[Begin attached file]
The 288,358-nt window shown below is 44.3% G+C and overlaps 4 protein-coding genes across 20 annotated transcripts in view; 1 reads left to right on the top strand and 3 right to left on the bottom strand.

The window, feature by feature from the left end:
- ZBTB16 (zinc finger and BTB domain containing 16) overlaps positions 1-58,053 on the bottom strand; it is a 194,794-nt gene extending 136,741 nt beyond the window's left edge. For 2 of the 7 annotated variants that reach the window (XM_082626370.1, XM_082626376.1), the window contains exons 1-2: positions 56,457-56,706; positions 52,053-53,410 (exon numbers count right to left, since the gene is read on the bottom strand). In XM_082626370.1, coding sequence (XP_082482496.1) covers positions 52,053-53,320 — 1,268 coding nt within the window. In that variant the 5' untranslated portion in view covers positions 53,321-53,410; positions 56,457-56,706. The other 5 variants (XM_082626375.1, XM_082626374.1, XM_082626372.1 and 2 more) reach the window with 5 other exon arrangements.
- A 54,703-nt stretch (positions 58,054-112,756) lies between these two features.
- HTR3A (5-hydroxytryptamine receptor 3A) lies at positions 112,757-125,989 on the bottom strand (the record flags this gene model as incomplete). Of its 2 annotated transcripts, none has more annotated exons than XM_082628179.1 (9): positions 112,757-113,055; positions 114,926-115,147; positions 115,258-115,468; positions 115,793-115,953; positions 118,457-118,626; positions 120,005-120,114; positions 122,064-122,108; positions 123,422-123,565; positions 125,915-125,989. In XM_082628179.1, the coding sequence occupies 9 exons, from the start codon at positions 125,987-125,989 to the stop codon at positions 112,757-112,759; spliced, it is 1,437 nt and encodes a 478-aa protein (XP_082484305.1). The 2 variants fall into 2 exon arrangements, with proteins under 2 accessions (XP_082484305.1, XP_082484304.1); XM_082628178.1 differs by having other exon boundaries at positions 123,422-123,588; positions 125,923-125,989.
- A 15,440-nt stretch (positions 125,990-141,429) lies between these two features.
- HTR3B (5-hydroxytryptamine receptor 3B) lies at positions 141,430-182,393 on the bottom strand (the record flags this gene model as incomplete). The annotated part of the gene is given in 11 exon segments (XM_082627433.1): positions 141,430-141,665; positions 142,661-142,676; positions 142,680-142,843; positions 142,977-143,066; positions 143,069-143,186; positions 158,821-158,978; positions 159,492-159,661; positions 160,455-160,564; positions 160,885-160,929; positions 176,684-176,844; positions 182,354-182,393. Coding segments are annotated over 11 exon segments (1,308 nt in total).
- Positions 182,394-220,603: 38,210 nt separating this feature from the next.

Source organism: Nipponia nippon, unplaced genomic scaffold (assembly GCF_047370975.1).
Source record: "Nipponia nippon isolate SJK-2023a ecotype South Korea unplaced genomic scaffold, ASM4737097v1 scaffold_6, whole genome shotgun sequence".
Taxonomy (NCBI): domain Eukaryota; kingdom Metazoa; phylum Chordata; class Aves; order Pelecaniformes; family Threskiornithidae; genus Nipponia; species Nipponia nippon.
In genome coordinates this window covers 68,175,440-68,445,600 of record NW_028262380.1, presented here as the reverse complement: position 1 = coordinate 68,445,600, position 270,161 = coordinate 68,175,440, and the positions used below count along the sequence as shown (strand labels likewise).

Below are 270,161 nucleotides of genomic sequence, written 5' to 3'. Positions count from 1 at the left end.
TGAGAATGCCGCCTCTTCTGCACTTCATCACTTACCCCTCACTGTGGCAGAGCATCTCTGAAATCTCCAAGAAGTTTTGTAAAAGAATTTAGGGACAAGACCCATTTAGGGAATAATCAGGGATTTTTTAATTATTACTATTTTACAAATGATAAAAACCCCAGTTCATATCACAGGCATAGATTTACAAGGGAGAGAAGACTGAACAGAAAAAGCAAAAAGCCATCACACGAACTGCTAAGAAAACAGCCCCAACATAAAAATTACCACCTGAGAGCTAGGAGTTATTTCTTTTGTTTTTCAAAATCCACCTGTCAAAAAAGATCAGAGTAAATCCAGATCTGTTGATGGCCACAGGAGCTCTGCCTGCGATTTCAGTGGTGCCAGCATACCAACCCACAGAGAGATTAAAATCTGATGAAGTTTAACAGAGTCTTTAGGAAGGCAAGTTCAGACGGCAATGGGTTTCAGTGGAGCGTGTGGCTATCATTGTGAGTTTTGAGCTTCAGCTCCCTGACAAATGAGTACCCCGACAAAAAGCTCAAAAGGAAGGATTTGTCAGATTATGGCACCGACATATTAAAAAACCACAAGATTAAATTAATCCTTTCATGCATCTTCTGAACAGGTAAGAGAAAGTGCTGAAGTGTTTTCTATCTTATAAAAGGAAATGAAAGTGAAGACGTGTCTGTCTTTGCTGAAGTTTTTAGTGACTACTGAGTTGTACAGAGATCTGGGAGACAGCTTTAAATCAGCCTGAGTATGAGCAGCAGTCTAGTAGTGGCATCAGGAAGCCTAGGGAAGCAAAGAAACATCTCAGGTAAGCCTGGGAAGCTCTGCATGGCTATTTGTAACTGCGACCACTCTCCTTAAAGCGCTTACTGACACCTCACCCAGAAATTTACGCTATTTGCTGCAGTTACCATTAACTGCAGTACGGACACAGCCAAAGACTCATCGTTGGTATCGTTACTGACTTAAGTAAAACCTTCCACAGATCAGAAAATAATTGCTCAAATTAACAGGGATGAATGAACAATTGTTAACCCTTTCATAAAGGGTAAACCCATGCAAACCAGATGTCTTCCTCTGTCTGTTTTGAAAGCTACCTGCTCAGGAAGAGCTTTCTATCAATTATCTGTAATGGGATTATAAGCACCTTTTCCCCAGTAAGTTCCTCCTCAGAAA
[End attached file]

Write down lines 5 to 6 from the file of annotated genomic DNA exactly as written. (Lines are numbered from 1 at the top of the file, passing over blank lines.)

- HTR3A (5-hydroxytryptamine receptor 3A) lies at positions 112,757-125,989 on the bottom strand (the record flags this gene model as incomplete). Of its 2 annotated transcripts, none has more annotated exons than XM_082628179.1 (9): positions 112,757-113,055; positions 114,926-115,147; positions 115,258-115,468; positions 115,793-115,953; positions 118,457-118,626; positions 120,005-120,114; positions 122,064-122,108; positions 123,422-123,565; positions 125,915-125,989. In XM_082628179.1, the coding sequence occupies 9 exons, from the start codon at positions 125,987-125,989 to the stop codon at positions 112,757-112,759; spliced, it is 1,437 nt and encodes a 478-aa protein (XP_082484305.1). The 2 variants fall into 2 exon arrangements, with proteins under 2 accessions (XP_082484305.1, XP_082484304.1); XM_082628178.1 differs by having other exon boundaries at positions 123,422-123,588; positions 125,923-125,989.
- A 15,440-nt stretch (positions 125,990-141,429) lies between these two features.